After a great start eight or nine years ago, this central South Pas place became more and more of a disappointment over time, with food that was less than it used to be and service off as well. The last time Mrs. O and I were in the tightly walled-in front room, a table occupied by women conversing in screams caused mine to declare she'd never return.
The place has changed hands since, so when Mrs. O made plans to dine with some former classmates last night I thought I'd see what if any improvements had been made there. The first one was obvious inside the door: the bar is now to the left, the main dining room to the right, and the walls have been opened up to light, air, and reduced echo effects. The bluntly pleasant young French hostess/server was a nice change, too, showing me to a comfortable corner table with a good view of everything. The printed menu shows simpler dishes and slightly higher prices than the online one, but the ones I'd already decided on, the escargot and a steak-frites, were still within reason.
Water showed up immediately – eau de tap in a French bottle, but that's what I'd asked for – and, after I'd ordered my escargot and a glass of Sancerre, so did a basket of very good-looking crusty bread, with a small ramekin of tapenade. It was a nice enough tapenade but I prefer butter, and I was brought some right away. The Sancerre arrived and met expectations, and perhaps ten minutes later so did the escargot, sizzling violently in their little pockets and smelling divine, if you like garlic. The snails were a bit too hot at that point, but another shipment of bread gave me something to explore their buttery garlicky juices with, and I began to feel very, very happy. The plump little molluscs themselves just made it even better, bread and snail making great bites together. I've mentioned before how the staff at another, fancier "Bistro" whisked away my escargot plate just as I was reaching for the bread; in this case, the server not only asked if I was done well after I'd leaned back in a state of bliss, he asked again to make sure! Class shows.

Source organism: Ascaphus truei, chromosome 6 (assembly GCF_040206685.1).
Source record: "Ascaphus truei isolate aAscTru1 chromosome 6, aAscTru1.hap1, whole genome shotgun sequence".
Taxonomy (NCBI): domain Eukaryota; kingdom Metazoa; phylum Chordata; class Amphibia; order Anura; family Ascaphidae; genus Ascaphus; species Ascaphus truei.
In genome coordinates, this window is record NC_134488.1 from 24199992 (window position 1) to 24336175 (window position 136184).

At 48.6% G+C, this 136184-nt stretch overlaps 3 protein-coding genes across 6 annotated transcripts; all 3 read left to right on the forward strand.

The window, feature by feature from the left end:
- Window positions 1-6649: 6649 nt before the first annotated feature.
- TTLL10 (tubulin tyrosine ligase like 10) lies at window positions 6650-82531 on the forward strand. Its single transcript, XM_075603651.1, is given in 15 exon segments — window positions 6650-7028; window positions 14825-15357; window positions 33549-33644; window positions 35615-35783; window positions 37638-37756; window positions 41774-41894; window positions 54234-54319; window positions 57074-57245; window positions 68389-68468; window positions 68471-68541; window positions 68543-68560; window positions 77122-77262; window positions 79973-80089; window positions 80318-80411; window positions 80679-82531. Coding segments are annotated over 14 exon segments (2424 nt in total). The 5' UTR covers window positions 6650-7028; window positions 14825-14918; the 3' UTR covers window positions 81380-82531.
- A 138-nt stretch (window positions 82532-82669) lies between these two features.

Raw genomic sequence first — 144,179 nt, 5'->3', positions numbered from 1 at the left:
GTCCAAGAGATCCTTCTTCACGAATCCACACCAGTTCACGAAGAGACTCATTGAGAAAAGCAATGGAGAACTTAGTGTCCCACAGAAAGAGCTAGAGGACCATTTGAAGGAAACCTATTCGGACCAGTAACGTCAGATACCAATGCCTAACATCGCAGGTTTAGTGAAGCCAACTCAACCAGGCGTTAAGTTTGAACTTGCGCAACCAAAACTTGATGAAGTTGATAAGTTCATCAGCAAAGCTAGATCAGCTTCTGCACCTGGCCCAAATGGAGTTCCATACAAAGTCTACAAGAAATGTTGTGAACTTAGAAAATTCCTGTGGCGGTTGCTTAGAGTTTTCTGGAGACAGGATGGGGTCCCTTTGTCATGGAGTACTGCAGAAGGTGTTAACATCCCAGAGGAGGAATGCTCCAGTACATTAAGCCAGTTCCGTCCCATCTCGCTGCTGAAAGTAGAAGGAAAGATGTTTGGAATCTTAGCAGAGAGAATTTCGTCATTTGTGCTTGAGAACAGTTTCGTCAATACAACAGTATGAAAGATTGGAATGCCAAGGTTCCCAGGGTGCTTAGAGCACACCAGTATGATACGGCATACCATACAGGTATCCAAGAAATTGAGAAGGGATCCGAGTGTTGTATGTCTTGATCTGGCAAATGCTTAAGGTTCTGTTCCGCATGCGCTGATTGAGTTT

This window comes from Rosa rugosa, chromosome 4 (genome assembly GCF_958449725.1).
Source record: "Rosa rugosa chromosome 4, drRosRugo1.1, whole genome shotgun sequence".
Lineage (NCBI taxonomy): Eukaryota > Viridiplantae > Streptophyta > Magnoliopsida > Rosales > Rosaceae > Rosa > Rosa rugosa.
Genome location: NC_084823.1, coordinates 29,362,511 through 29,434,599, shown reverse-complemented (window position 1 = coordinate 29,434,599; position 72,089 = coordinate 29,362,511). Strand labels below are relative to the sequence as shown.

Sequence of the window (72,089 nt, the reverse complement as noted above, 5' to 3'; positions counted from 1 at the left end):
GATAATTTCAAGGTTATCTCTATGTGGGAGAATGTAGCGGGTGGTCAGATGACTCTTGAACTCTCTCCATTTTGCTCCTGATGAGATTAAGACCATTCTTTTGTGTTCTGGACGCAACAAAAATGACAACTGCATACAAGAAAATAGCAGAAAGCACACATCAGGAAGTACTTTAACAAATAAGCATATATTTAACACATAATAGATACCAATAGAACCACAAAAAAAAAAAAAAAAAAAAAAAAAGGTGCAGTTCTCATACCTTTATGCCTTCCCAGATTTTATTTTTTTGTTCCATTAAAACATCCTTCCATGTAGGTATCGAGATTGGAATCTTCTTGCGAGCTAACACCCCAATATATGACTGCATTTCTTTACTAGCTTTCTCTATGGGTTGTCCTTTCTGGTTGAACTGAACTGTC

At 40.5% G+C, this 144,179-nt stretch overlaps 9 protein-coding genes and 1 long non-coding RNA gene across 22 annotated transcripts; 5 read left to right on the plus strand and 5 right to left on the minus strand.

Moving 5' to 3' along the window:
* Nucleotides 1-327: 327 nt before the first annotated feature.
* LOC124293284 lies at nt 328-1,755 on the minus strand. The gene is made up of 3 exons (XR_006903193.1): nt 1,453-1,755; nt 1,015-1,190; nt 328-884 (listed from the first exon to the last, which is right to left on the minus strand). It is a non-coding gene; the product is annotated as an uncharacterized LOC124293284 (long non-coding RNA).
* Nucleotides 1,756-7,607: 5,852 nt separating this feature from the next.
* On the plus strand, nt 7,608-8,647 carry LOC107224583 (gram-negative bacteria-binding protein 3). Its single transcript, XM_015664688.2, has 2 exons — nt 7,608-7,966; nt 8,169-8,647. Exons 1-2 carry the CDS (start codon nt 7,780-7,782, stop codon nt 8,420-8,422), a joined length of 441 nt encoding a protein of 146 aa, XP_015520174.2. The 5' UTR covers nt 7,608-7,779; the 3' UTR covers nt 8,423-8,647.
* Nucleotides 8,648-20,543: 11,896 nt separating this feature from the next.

There are two steak-with-fries options on the menu, a NY strip and a filet mignon, the latter for a dollar less, but smaller and with a small green salad garnish. I normally don't go for filet, but was encouraged by the fine flavors so far to try it, and a glass of a French pinot noir. My only regret at the end was that I'd asked for medium-rare; the meat was perfect when it arrived, but had cooked a bit too much more by the last few bites. It was not however the flabby, near-flavorless filet I'd had too many of: it had a good bite and fine flavor, and the wine reduction was perfectly seasoned and in no way overpowering. The little mound of sprouts and wild greens was very lightly dressed, very fresh and very refreshing. As for the wine, it was pleasant but unexceptional; I think our native pinots are spoiling us.
State of bliss not only maintained but increased, the arrival of the tab just made everything even better. No, it was not cheap: $13 for the escargot and $13.50 for the Sancerre, $28 for the filet and $11 for the pinot noir. I figured the water would be free, but was very much surprised to see that the mountain of fine bread I'd had so much fun with was on the cuff as well. With tax and tip it was just under $85, a good bit more than my usual meal tab but worth every nickel. Noting that there were several regular menu items and one special that a vegetarian could enjoy, I'm going to save up my spare change and take Mrs. O there sometime. Especially now that the noise level is but a murmur …
I suppose I should add:
Bistro de la Gare
921 Meridian Ave.
South Pasadena 91030